Saturday, October 6, 2012


Sometimes a defender, having wandered into the Jerome Gambit (1.e4 e5 2.Nf3 Nc6 3.Bc4 Bc5 4.Bxf7+), feels out of place, as things are not quite what was expected, as if it's a trip to Wonderland...

perrypawnpusher - anelante
blitz, FICS, 2012

1.e4 e5 2.Nf3 Nc6 3.Bc4 Bc5 4.Bxf7+ 

4...Kxf7 5.Nxe5+ Nxe5 6.Qh5+ Ke6 7.Qf5+ Ke7 

The earliest example I have of this move (which might as well be called the "buyer's regret" variation) in The Database (with the addition of my game, White has scored 89% in 23 games) is SirOops - mentalGIANT, standard, FICS, 2001 (1-0, 25); although it certainly must have been played over-the-board earlier.

8.Qxe5+ Kf7 9.Qxc5

Surprisingly, I missed playing my usual "nudge" 9.Qd5+, driving the King to the back line to interfere with the Rook. 

9...Nf6 10.Nc3 d6 

White is up two pawns, and it is hard to see Black's compensation.


Probably not best, given that it leaves White's Queen and King on the same file that Black's Rook can quickly go to. Nothing bad happens, as a result, but this reinforces the point that White should have "nudged" when he had the chance.


Black prudently castles-by-hand. After the game Rybka suggested the wild 11...d5 12.Qf4 g5!? 13.Qg3 (13.Qxg5 Rg8 14.Qf4 Rg4 15.Qe5 dxe4 16.0-0) 13...dxe4  to reduce White's advantage.

12.0-0 Kg8 13.d4 b6 14.f4 Bb7 15.e5 Re8 

16.Qd3 Ng4 17.Qg3 

Or 17.h3 as Rybka later suggested.

17...Bc8 18.f5 dxe5 19.Qxg4 exd4 


Missing the better 20.Ne4

20...Qf6 21.Bg5 Qc6 22.Nd1 Black forfeited on time

A Need for New?

If there are already adequate ways to deal with Black's audacious 3...Nd4, the Blackburne Shilling Gambit, why should White bother to introduce a Jerome Gambit theme? As the following game illustrates, a few small errors on Black's part can quickly add up to a hopeless game.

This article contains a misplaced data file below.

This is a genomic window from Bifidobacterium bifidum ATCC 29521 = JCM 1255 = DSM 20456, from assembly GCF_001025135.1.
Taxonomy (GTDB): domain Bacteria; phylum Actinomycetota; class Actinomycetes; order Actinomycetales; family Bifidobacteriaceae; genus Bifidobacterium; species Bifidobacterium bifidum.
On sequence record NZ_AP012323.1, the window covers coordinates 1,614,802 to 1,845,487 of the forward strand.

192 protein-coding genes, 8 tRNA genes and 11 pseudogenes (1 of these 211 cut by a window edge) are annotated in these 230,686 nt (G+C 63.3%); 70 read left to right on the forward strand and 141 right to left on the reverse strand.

sahistonline - BDJ
standard, FICS, 2012

1.e4 e5 2.Nf3 Nc6 3.Bc4 Nd4 

The Blackburne Shilling Gambit.


The Blackburne Shilling Jerome Gambit.

4...Kxf7 5.Nxe5+ Ke8 6.c3 

An interesting alternative to the direct 6.Qh5+. Black's response, instead of just retreating his Knight (6...Ne6), causes trouble for the defense. 

6...Bd6 7.cxd4 Bxe5 8.Qh5+ 

The move still has bite. Black's best response is to shift his King to f8.

8...g6 9.Qxe5+ Qe7 10.Qxh8 Qxe4+ 11.Kf1 Kf7 12.Nc3 d6 Black resigned

Friday, October 5, 2012

Piece vs Pawns

In the following game I had the typical Jerome Gambit extra pawns vs extra piece imbalance. As my time ran short, I think my opponent tried to push things a bit, and it was then, as he focused upon his own ideas, that my opportunity appeared. 

perrypawnpusher - trmii
blitz, FICS, 2012

1.e4 e5 2.Nf3 Nc6 3.Bc4 h6 

The Semi-Italian opening.

4.O-O Bc5 5.Bxf7+ 

The Semi-Italian Jerome Gambit.

5...Kxf7 6.Nxe5+ Nxe5 7.Qh5+ Ng6 8.Qd5+ Ke8 9.Qxc5 d6 10.Qe3 

10...Ne5 11.f4 

Slightly better might be 11.d4, as in perrypawnpusher - Kotimatka, blitz, FICS, 2009 (1-0, 21) and perrypawnpusher - Eferio, blitz, FICS, 2011 (1-0, 24). 

11...Nc4 12.Qd4 b5 13.Qxg7 Qf6 14.Qxc7 Ne7